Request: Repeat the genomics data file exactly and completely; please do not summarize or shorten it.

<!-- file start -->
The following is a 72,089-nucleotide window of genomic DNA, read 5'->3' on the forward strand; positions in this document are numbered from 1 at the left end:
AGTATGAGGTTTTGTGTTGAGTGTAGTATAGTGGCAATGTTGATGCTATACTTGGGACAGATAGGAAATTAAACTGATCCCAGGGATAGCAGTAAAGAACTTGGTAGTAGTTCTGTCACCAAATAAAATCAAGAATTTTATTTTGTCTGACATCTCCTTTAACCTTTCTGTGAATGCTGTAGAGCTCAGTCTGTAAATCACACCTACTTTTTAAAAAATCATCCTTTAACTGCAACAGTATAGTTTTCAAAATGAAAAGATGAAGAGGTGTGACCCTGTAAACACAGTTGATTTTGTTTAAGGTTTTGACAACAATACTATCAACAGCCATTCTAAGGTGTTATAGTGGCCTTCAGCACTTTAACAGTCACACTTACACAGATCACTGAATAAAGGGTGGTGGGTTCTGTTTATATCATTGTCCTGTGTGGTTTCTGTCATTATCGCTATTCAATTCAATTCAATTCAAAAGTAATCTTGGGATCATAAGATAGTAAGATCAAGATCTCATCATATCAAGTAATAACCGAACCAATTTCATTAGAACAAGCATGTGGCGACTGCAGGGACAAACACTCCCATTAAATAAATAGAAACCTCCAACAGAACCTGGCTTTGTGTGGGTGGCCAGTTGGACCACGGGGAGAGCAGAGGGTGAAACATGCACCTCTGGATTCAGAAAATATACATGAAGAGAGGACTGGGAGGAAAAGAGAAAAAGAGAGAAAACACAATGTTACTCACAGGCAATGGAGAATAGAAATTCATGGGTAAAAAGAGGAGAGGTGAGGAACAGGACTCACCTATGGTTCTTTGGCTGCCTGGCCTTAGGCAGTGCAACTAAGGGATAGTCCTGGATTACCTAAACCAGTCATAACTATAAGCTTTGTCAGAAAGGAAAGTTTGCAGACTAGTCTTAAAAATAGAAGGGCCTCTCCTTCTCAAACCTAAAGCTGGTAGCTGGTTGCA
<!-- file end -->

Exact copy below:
The following is a 72,089-nucleotide window of genomic DNA, read 5'->3' on the forward strand; positions in this document are numbered from 1 at the left end:
AGTATGAGGTTTTGTGTTGAGTGTAGTATAGTGGCAATGTTGATGCTATACTTGGGACAGATAGGAAATTAAACTGATCCCAGGGATAGCAGTAAAGAACTTGGTAGTAGTTCTGTCACCAAATAAAATCAAGAATTTTATTTTGTCTGACATCTCCTTTAACCTTTCTGTGAATGCTGTAGAGCTCAGTCTGTAAATCACACCTACTTTTTAAAAAATCATCCTTTAACTGCAACAGTATAGTTTTCAAAATGAAAAGATGAAGAGGTGTGACCCTGTAAACACAGTTGATTTTGTTTAAGGTTTTGACAACAATACTATCAACAGCCATTCTAAGGTGTTATAGTGGCCTTCAGCACTTTAACAGTCACACTTACACAGATCACTGAATAAAGGGTGGTGGGTTCTGTTTATATCATTGTCCTGTGTGGTTTCTGTCATTATCGCTATTCAATTCAATTCAATTCAAAAGTAATCTTGGGATCATAAGATAGTAAGATCAAGATCTCATCATATCAAGTAATAACCGAACCAATTTCATTAGAACAAGCATGTGGCGACTGCAGGGACAAACACTCCCATTAAATAAATAGAAACCTCCAACAGAACCTGGCTTTGTGTGGGTGGCCAGTTGGACCACGGGGAGAGCAGAGGGTGAAACATGCACCTCTGGATTCAGAAAATATACATGAAGAGAGGACTGGGAGGAAAAGAGAAAAAGAGAGAAAACACAATGTTACTCACAGGCAATGGAGAATAGAAATTCATGGGTAAAAAGAGGAGAGGTGAGGAACAGGACTCACCTATGGTTCTTTGGCTGCCTGGCCTTAGGCAGTGCAACTAAGGGATAGTCCTGGATTACCTAAACCAGTCATAACTATAAGCTTTGTCAGAAAGGAAAGTTTGCAGACTAGTCTTAAAAATAGAAGGGCCTCTCCTTCTCAAACCTAAAGCTGGTAGCTGGTTGCA